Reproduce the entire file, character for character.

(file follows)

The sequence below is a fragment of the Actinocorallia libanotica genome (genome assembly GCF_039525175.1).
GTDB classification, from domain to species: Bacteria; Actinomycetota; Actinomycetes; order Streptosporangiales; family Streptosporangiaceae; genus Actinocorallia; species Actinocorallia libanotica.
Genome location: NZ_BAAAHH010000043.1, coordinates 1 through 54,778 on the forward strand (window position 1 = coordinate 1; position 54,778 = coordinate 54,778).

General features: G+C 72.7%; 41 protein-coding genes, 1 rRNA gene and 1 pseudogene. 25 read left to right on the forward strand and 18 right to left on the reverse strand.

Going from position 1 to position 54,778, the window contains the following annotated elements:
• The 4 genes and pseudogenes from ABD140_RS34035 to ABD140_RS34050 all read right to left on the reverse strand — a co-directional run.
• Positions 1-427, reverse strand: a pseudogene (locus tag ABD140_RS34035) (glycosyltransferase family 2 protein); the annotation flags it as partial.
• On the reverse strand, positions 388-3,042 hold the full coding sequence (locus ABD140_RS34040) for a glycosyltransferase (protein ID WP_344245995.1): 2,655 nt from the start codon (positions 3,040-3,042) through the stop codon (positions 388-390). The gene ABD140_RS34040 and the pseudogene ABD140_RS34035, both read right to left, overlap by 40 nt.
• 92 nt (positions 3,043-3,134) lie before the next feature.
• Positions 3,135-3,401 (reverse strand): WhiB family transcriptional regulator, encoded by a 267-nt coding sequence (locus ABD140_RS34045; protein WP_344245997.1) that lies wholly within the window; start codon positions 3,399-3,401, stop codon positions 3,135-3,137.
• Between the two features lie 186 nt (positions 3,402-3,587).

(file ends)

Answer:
The sequence below is a fragment of the Actinocorallia libanotica genome (genome assembly GCF_039525175.1).
GTDB classification, from domain to species: Bacteria; Actinomycetota; Actinomycetes; order Streptosporangiales; family Streptosporangiaceae; genus Actinocorallia; species Actinocorallia libanotica.
Genome location: NZ_BAAAHH010000043.1, coordinates 1 through 54,778 on the forward strand (window position 1 = coordinate 1; position 54,778 = coordinate 54,778).

General features: G+C 72.7%; 41 protein-coding genes, 1 rRNA gene and 1 pseudogene. 25 read left to right on the forward strand and 18 right to left on the reverse strand.

Going from position 1 to position 54,778, the window contains the following annotated elements:
• The 4 genes and pseudogenes from ABD140_RS34035 to ABD140_RS34050 all read right to left on the reverse strand — a co-directional run.
• Positions 1-427, reverse strand: a pseudogene (locus tag ABD140_RS34035) (glycosyltransferase family 2 protein); the annotation flags it as partial.
• On the reverse strand, positions 388-3,042 hold the full coding sequence (locus ABD140_RS34040) for a glycosyltransferase (protein ID WP_344245995.1): 2,655 nt from the start codon (positions 3,040-3,042) through the stop codon (positions 388-390). The gene ABD140_RS34040 and the pseudogene ABD140_RS34035, both read right to left, overlap by 40 nt.
• 92 nt (positions 3,043-3,134) lie before the next feature.
• Positions 3,135-3,401 (reverse strand): WhiB family transcriptional regulator, encoded by a 267-nt coding sequence (locus ABD140_RS34045; protein WP_344245997.1) that lies wholly within the window; start codon positions 3,399-3,401, stop codon positions 3,135-3,137.
• Between the two features lie 186 nt (positions 3,402-3,587).